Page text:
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West Riding Luddites bicentenary to be remembered across Huddersfield

AS British rebel movements go, few have spread their legacy as far as the Luddites.

AS British rebel movements go, few have spread their legacy as far as the Luddites.

The very word, which has come to mean someone who is opposed to change, is used across the English speaking world.

And the epicentre of Luddite activity, some would argue, was in Huddersfield in 1812.

That’s why a host of events are planned for the next few weeks to mark the 200th anniversary of the movement.

The West Riding Luddites, led by George Mellor, a cropper from Longroyd Bridge, caused destruction and even death, for mill owners whose adoption of labour saving machinery was destroying their employees’ livelihoods.

On April 28, 1812, the campaign came to an infamous climax when a gang of Luddites murdered factory owner William Horsfall, at Crosland Moor.

Two hundred years later the Luddite epicentre is preparing a wealth of events to remember one of Britain’s most controversial movements.

Janette Martin, a history lecturer at Huddersfield University, has been co-ordinating Luddite Link (ludditelink.org.uk), a website with a history of the Luddite movement and details of commemorative events around the area.

Ms Martin said: “We wanted the website to be a one-stop shop and to build an historical resource.

“The Luddites are really important. It was more dramatic in Huddersfield than anywhere else.

“It’s interesting that the term is understood the world over. We’ve had emails from all over the place, even Brazil.

“The term ‘Luddite’ today is used quite differently to how the Luddites themselves would have used it. It was much more about protecting their own communities.

“It’s very hard to tell if they were romantic revolutionaries. You wonder how much of it was bravado.”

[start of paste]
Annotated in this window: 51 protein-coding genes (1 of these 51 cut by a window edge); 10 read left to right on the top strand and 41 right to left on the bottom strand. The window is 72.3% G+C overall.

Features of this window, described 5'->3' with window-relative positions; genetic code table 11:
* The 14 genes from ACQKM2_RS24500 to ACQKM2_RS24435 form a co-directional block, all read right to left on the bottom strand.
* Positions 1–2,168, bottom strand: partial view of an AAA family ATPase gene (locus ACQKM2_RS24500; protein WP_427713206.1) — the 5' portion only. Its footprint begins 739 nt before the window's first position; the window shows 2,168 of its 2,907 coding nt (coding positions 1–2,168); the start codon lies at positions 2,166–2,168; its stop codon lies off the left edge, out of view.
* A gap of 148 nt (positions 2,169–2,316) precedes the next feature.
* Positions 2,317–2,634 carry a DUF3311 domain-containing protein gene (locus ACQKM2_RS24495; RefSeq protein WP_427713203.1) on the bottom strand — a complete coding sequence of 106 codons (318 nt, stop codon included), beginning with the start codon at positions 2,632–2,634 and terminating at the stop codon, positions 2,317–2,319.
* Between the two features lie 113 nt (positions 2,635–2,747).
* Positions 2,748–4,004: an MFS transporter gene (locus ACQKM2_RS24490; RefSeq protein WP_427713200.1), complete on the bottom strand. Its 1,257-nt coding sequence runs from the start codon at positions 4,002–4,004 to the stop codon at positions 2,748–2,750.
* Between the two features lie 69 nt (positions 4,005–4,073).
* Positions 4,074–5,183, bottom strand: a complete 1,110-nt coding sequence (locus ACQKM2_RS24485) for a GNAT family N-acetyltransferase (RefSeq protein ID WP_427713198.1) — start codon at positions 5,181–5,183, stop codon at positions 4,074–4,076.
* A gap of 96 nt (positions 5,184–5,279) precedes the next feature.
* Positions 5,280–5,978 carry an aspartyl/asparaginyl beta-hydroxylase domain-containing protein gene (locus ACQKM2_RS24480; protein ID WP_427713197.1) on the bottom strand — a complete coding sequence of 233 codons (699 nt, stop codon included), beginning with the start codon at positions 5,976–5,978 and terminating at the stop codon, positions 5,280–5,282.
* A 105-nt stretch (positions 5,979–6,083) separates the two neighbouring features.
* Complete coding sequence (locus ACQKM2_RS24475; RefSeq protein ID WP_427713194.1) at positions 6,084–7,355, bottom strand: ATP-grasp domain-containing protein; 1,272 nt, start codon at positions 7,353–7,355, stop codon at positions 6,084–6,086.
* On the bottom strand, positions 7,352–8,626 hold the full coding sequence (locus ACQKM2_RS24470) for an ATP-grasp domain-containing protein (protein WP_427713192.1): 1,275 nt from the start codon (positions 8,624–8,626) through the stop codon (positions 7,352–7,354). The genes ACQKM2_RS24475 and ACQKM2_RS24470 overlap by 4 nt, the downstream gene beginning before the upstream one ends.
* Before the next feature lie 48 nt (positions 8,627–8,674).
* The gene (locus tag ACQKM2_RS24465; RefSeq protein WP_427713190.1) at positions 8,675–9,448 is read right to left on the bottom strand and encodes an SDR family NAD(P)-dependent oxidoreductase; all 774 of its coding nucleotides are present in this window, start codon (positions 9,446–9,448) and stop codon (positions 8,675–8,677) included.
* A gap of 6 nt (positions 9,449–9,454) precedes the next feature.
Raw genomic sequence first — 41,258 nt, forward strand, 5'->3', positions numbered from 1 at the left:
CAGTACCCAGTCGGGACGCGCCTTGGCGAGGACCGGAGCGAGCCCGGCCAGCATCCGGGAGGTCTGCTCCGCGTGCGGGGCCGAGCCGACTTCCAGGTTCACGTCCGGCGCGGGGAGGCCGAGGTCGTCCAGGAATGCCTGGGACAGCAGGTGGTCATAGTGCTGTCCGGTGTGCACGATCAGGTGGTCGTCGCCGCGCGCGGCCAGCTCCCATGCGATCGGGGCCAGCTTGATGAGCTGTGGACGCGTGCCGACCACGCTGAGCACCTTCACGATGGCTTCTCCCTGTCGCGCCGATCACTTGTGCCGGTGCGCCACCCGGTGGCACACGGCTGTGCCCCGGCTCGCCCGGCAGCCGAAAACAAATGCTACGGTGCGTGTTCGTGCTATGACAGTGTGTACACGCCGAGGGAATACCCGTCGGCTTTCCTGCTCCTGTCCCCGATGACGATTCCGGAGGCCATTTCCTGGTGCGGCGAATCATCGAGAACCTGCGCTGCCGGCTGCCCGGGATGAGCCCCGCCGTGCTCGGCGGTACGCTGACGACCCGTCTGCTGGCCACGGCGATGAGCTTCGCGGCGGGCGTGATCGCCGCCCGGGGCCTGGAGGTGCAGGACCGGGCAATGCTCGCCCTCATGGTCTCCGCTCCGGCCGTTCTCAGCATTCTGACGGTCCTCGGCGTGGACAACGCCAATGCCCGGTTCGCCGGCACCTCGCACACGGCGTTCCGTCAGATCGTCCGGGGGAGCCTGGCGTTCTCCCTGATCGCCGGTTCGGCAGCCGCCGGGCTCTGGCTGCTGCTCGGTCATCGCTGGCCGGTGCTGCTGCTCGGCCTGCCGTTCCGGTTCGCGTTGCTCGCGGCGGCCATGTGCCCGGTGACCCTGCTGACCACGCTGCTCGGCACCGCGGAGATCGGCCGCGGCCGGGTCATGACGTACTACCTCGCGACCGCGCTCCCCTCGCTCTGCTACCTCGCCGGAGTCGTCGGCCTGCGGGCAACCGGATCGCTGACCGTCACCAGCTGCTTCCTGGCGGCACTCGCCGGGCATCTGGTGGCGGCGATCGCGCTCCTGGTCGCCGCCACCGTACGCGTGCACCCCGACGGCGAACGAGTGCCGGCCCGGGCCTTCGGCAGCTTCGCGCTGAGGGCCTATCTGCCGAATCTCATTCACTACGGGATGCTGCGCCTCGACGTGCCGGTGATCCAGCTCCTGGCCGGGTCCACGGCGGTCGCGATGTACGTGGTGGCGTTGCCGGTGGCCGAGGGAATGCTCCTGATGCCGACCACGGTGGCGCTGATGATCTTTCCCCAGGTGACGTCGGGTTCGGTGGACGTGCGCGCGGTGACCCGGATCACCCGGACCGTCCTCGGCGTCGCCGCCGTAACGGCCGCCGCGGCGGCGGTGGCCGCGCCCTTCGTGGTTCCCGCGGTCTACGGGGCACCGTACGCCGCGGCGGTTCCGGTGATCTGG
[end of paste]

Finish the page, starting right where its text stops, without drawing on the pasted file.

So what was the Luddite movement?

Skilled workers had been breaking machinery, which threatened their livelihoods, since the late 17th century.

The practice however gained momentum during the late 18th and early 19th century. The advent of machinery meant factory owners, who previously relied on skilled labour, could pay their employees far less.

Framework knitters in Nottingham, faced with wage cuts, began smashing the machines which performed their jobs. They took their name from a Leicestershire weaver, known as Ned Ludd (possibly called Edward Ludlam) who reputedly trashed a machine in a fit of rage.

While the Luddite movement took place in parts of Lancashire and Cheshire, in the West Riding it escalated into a series of violent events and deaths.

Around Huddersfield croppers – skilled, burly tradesmen who smoothed the surface of woollen cloth using giant sheers – became concerned about a machine which performed their job more efficiently.

In 1812, rather than loose their high wages and status, the croppers took severe action.

A mill in Leeds was set alight and shearing frames bound for Rawfolds Mills, near Cleckheaton, were smashed.

Around Huddersfield 13 machine smashing raids were carried out by large mobs, many thought to be from the John Wood cropping shop, in Longroyd Bridge.

On March 15, 1812, men with blackened faces attacked Francis Vickerman’s factory at Taylor Hill.

Cropping frames made by the Marsden company run by Enoch Taylor were broken during a raid on a factory in Horbury, Wakefield.

The mill owners started battling back and during an attack on William Cartwright’s mill at Rawfolds, Cleckheaton, two Luddites were killed by soldiers hired to protect to the factory.

The Luddites started fighting fire with fire, by raiding homes, and on April 28, 1812, factory owner and outspoken anti-Luddite, William Horsfall, was shot dead in an ambush at Crosland Moor as he rode back from Huddersfield to Marsden.

Huddersfield magistrate Joseph Radcliffe launched an intense search to find Horsfall’s killers.

Eventually a man called Benjamin Walker confessed to his part in the murder, along with William Thorpe, Thomas Smith and George Mellor.

Thorpe, Smith and Mellor were tried and hanged at York, in January 1813.

Eight days later, 14 other men were hanged for their part in the Rawfolds Mill raids.

What is your organisation doing to commemorate the 200th anniversary of the Luddite revolt? Give us a call: 01484 437774.

 

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